Turns out, people like surprises. Who’d a thunk it?
Actually, some surprises may anger, disgust, scare or shock people — but that’s a good thing!
And most important for businesses out there: People will pay for surprise.
Andy Nulman is Mr. Surprise. Go read his blog on surprise. But come back, ok? Better yet, stick around here for awhile, but bookmark his blog link in a separate browser window or tab for later enjoyment.
Beyond being a flamboyant, extravagant genius, Mr. Nulman is also an author. His book is Pow! Right Between the Eyes: Profiting from the Power of Surprise. Go buy it. You won’t regret it. In fact, John Cleese (who wrote one of the book’s forewords) spells it out for you, “But this book. Or you will die.”
People buy a lot of stuff. But what’s really interesting is the motivation behind their purchases. Why are people willing to put out their hard-earned cash for something? There are a few reasons, but one of the most important and lesser-appreciated reasons is Surprise. It’s clear that surprise in business is misunderstood, misused and under-utilized.
People will give you their money if you surprise them. And I don’t think enough people realize the value, importance and power of surprise.
Andy Nulman easygoing writing style makes this a fast read. He has some great, hilarious and poignant examples of how companies have successfully used surprise to make money. And in some cases, lots and lots of money. In some cases, companies have built nearly their entire business existence on surprise. Implementing surprise strategies isn’t easy. It’s both a science and an art, and Andy gives you the guidebook on how to do it properly. Think of the book as one giant motivational kick in the pants.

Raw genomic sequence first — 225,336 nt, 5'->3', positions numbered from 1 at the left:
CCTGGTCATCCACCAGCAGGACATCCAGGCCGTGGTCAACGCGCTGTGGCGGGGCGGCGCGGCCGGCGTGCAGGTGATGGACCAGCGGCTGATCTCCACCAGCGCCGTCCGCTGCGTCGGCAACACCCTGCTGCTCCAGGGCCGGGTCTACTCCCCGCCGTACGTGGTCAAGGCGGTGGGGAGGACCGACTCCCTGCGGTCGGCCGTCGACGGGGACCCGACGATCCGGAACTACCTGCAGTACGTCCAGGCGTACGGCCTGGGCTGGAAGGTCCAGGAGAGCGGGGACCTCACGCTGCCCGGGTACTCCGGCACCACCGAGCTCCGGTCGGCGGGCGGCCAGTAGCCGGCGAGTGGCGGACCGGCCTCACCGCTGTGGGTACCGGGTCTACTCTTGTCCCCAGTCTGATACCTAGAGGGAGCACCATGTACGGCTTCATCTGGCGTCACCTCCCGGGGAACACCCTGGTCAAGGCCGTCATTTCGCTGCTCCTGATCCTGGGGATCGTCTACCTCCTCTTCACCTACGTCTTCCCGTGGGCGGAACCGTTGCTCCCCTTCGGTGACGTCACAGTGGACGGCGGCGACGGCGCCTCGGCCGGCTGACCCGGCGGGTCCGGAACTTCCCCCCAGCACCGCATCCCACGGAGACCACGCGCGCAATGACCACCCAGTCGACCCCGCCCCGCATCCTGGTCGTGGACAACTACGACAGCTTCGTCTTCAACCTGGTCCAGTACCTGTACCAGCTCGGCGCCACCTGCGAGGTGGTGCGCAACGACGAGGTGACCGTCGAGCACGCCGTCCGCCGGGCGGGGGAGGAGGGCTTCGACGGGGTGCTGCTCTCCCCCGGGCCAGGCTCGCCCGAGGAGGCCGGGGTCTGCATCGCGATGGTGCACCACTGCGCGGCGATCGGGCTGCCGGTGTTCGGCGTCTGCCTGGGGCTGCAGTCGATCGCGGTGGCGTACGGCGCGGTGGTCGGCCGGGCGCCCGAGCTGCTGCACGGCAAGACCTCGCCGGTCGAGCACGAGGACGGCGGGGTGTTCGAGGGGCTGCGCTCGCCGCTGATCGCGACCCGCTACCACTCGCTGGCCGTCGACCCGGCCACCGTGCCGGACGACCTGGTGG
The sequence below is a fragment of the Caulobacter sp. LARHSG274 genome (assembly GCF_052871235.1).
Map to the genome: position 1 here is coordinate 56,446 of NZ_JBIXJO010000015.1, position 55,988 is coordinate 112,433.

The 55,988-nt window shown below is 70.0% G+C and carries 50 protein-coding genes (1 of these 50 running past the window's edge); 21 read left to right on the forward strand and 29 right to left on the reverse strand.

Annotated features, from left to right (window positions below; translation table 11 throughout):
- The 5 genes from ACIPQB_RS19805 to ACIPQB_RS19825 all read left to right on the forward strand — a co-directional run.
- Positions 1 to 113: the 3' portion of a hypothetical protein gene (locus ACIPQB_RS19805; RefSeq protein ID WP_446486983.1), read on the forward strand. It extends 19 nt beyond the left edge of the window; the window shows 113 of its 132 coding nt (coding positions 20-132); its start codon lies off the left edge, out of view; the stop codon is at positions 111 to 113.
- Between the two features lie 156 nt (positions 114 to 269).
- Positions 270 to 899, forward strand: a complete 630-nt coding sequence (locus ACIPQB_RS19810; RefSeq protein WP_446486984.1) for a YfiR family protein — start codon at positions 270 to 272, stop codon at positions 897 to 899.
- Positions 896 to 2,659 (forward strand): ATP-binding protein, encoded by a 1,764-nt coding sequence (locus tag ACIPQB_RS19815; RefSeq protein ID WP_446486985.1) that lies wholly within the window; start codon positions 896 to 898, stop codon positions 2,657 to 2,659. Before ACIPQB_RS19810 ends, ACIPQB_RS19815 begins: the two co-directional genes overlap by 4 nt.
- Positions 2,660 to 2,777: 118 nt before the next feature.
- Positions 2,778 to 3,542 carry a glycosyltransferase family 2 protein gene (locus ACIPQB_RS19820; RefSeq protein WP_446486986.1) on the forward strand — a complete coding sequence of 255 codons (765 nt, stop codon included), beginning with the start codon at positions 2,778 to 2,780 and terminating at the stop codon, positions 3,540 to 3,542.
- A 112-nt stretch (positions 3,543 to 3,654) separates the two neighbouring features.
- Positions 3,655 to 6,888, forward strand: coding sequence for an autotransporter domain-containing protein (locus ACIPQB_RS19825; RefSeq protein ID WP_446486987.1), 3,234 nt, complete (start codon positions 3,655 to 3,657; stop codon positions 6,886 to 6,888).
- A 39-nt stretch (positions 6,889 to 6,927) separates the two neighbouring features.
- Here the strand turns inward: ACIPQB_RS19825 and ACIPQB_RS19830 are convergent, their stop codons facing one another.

I want to leave you with Andy’s four surprise theories. He writes, …”all you have to keep in mind are the four key theories that permeate just about every action that causes a delight-filled reaction:
- Everyone’s a Kid in Disneyland: Andy reminds us that surprise brings out the inner-child in all of us. It doesn’t matter who you are, surprise levels the playing field, opens people up and makes everyone (and everything) more accessible.
- Balls Beat Brains; Balls Beat Budgets: Big marketing dollars and huge budgets don’t guarantee success in the world of surprise. The truth is you need more guts than brains and more guts than money to pull off huge surprise wins. And action beats inaction any day. Action beats endless planning too; sometimes you have to just “go for it”.
- Little Things Mean a Lot: And while you’re at it, remember that big wins come in small packages. Success surprise marketing campaigns don’t have to be massive projects. People will notice and hugely appreciate small surprises.
- Sometimes, There is No Reason: It turns out not everyone does need a reason. In business that may be challenging to accept as we always look for practical step-by-step understanding of what we’re doing and why. But surprise doesn’t have to work that way. Sometimes you have to do something, “just because” and it works like a charm.
After reading Andy’s book I want to find ways to create surprise in everything I do. Not just because it’s fun, frivolous and more interesting to think about than most other business endeavors, but because people pay for surprise. And as a businessperson I like people paying me for stuff.
image courtesy of shuttershock.com